Did you just post a job ad on Craig’s list? I think you did. And did it link back to your ‘About Us’ page? I think it did. And then, in your about section, did you use words like dynamic, fun, team environment? Yes, you did. And then, did you give no clue as to what the wage or benefits of working for you would be? I thought so.
The trouble with great companies is that they are so busy working on their product and delivery they forget that the heart of their company is people. Keeping their rock stars and finding new ones is something that shouldn’t be tasked to just the HR folks. Good leaders cultivate talent all the time and effective companies tell a compelling story about why it wants you to join them, and why they’ll make it worth your while.
Since apparently everyone has the attention span for a list of only five things these days, here’s my top five ways you can make your recruitment story better:
1. Tell your real story. Be authentic! Don’t tell the story of the land, or town, or the place unless your grandma came from Ireland and built that building with her own two hands–then you can tell the story of the place. Tell the story of the people that envisioned the company and why they wanted to create it and how it is still relevant today and is going to be in the future because you’re hiring great people.
2. Name names. Don’t have a faceless HR contact as your spokesperson. Why not have the President, talking in a video, directly to the recruit? Because doesn’t he or she care about the people getting hired and doesn’t he or she have a stake in their success? If you convey that you care, that you want their skills and input and creativity to help you with the aforementioned vision, then you’ll likely get a greater response and quality of response than putting firstname.lastname@example.org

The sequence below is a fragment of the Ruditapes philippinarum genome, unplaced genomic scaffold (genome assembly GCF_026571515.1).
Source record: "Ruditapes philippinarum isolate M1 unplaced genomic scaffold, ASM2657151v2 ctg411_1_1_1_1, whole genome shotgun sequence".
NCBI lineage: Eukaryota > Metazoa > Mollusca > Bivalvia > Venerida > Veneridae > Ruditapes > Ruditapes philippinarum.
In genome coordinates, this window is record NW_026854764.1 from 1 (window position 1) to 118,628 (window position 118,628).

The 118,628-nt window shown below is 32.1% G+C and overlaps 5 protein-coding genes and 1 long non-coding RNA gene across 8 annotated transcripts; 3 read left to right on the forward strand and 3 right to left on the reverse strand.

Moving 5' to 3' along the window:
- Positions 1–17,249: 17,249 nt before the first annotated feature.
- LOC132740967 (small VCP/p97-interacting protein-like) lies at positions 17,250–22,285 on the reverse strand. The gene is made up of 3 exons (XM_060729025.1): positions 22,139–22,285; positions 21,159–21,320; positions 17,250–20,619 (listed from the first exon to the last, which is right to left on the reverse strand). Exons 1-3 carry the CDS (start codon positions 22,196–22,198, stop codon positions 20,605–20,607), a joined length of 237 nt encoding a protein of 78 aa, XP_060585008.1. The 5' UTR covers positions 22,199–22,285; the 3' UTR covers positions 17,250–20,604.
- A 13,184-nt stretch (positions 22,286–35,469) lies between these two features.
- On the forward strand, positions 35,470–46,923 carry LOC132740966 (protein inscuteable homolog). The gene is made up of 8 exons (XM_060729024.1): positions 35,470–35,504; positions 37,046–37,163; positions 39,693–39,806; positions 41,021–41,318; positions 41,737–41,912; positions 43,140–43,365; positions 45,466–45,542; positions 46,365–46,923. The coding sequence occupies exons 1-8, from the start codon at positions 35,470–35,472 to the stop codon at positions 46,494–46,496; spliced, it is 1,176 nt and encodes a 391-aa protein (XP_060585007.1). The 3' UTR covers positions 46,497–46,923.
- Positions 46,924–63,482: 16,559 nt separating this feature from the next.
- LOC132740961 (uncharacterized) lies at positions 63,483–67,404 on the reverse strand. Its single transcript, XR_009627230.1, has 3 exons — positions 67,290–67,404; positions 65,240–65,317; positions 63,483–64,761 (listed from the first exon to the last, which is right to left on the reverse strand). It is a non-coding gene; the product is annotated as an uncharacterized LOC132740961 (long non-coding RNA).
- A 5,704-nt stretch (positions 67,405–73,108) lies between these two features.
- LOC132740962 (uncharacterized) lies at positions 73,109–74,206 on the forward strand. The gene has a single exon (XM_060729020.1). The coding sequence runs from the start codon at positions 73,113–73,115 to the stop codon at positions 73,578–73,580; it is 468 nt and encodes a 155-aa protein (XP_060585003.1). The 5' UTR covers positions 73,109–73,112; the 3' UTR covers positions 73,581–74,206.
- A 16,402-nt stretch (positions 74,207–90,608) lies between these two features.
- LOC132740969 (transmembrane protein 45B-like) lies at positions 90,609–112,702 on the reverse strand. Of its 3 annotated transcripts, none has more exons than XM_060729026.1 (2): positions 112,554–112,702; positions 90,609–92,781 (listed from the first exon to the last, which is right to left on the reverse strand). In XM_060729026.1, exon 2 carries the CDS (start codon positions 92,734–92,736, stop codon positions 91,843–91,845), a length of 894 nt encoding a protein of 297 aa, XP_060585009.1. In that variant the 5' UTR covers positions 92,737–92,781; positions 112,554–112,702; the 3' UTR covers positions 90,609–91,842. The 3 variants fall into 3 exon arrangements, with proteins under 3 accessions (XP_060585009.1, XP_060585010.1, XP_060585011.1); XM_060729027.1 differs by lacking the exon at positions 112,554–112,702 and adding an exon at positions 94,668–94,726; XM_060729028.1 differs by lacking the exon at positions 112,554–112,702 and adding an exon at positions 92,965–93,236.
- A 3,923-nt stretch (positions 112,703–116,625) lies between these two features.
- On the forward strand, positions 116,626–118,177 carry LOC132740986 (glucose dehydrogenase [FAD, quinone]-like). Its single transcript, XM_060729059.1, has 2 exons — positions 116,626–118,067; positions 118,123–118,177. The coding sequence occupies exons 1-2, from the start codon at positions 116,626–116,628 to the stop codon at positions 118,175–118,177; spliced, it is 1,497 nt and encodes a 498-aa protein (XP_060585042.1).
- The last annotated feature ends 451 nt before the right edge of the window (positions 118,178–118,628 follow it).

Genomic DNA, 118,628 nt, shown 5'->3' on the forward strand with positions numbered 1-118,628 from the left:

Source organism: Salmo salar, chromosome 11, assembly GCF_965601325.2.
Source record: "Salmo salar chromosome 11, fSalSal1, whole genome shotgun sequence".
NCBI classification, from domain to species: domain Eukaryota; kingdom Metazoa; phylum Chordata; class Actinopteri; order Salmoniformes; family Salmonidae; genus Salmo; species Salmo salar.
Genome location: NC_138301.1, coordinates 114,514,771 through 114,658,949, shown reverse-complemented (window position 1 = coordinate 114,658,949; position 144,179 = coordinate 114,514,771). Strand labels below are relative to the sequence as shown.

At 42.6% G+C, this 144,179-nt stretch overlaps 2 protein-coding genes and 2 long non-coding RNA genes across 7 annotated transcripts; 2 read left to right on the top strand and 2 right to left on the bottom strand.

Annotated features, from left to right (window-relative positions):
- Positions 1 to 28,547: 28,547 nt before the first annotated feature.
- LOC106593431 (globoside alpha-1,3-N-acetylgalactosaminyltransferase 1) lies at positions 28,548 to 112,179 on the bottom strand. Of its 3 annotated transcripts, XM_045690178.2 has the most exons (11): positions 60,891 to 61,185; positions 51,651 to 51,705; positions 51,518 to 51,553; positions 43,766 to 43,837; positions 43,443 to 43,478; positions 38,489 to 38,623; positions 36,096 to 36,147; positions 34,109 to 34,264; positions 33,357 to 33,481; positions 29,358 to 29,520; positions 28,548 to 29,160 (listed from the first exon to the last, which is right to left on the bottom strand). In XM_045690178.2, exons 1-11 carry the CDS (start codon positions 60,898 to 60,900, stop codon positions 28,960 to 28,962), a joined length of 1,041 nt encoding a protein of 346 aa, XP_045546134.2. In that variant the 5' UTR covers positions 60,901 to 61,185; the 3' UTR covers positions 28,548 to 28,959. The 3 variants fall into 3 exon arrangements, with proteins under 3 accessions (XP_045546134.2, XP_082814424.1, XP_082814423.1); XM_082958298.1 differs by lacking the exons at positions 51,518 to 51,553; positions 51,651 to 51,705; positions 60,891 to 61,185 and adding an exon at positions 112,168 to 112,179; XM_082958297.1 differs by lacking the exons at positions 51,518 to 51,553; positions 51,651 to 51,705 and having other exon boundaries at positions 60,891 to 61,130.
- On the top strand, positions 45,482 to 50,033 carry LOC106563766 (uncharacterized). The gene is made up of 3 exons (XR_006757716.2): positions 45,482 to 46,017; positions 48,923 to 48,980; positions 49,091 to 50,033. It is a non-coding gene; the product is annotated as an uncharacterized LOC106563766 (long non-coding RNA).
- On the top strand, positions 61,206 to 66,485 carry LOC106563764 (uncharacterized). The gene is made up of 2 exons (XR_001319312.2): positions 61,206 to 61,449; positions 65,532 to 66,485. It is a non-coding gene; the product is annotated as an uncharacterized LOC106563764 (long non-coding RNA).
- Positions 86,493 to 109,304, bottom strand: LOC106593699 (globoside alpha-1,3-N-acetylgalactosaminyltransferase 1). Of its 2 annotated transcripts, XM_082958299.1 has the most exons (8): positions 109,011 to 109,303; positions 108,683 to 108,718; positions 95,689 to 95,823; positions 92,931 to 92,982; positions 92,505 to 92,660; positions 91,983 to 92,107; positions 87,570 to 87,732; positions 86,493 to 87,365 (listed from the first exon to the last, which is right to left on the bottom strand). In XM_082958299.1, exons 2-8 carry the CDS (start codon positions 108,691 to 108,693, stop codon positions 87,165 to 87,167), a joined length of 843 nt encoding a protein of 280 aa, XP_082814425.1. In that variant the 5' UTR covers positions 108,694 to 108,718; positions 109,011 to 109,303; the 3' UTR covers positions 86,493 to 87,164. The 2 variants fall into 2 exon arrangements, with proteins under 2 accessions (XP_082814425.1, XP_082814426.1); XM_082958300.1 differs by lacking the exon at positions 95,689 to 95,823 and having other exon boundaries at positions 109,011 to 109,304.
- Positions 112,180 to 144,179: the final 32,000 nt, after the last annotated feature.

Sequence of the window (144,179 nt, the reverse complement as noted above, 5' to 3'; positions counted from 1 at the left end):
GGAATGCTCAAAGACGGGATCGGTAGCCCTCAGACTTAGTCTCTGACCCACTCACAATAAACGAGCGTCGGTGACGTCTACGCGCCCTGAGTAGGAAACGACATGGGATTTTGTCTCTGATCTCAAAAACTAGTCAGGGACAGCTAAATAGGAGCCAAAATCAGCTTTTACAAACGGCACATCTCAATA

3. Pick the best characters. Pick your most engaging, interesting employees who are already rock stars and give them the floor. Get out of the way and let them tell the new recruit why it’s awesome to work there. And don’t censor it or dress it up so its ‘on message’, that will just turn Gen Y’s and Millennials right off.
4. A Day in the Life. Tell the story of an average day at your company. Let an employee make a hand-held documentation of their day, include clips of meetings, interviews with co-workers and of course an inspiring project that they are working on. Make it real. Don’t just ‘say’ it’s dynamic–show them!
5. Show them the money. There is nothing more frustrating then reading about an awesome job and then having absolutely no way of knowing what kind of compensation is being offered. Don’t be coy. If it pays well, say so. If it doesn’t, well then say so, but add ways that it won’t suck entirely, as in, flexible work week, education, free pizza Fridays, benefits of all kinds, quarterly retreats to awesome places, and a serious commitment to talent development. Then you might woo rock stars to every level of your company.
The key in telling your story is to use all the media that is out there and post it on channels where rock stars are gathering. Facebook, Twitter, YouTube, and on forums, blogs, websites that you already have fans. Don’t wait for a star prospect to find your tiny text ad tucked away in a classified section.
If you want to woo stars, make sure you spend some time investing in telling your story creatively. Get engaged in your daily retention and recruitment because people are your most important asset and those rock stars? They’ll create your best content.